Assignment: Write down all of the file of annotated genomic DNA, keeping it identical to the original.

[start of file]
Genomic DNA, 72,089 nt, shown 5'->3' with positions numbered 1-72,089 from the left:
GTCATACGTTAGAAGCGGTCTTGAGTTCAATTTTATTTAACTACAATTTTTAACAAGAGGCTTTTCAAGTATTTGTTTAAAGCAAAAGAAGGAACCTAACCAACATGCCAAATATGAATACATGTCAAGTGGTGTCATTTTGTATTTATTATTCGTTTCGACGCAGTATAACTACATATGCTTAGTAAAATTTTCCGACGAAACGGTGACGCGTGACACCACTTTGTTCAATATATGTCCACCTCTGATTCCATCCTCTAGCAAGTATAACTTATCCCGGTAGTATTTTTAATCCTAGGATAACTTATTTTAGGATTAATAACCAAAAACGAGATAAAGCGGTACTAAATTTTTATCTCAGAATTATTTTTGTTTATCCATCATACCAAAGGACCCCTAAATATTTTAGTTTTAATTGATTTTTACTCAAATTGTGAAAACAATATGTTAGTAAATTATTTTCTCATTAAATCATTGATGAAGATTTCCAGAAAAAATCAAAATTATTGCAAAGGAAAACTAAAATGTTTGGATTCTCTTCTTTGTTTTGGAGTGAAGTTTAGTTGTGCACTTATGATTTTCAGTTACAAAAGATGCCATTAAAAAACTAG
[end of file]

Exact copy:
Genomic DNA, 72,089 nt, shown 5'->3' with positions numbered 1-72,089 from the left:
GTCATACGTTAGAAGCGGTCTTGAGTTCAATTTTATTTAACTACAATTTTTAACAAGAGGCTTTTCAAGTATTTGTTTAAAGCAAAAGAAGGAACCTAACCAACATGCCAAATATGAATACATGTCAAGTGGTGTCATTTTGTATTTATTATTCGTTTCGACGCAGTATAACTACATATGCTTAGTAAAATTTTCCGACGAAACGGTGACGCGTGACACCACTTTGTTCAATATATGTCCACCTCTGATTCCATCCTCTAGCAAGTATAACTTATCCCGGTAGTATTTTTAATCCTAGGATAACTTATTTTAGGATTAATAACCAAAAACGAGATAAAGCGGTACTAAATTTTTATCTCAGAATTATTTTTGTTTATCCATCATACCAAAGGACCCCTAAATATTTTAGTTTTAATTGATTTTTACTCAAATTGTGAAAACAATATGTTAGTAAATTATTTTCTCATTAAATCATTGATGAAGATTTCCAGAAAAAATCAAAATTATTGCAAAGGAAAACTAAAATGTTTGGATTCTCTTCTTTGTTTTGGAGTGAAGTTTAGTTGTGCACTTATGATTTTCAGTTACAAAAGATGCCATTAAAAAACTAG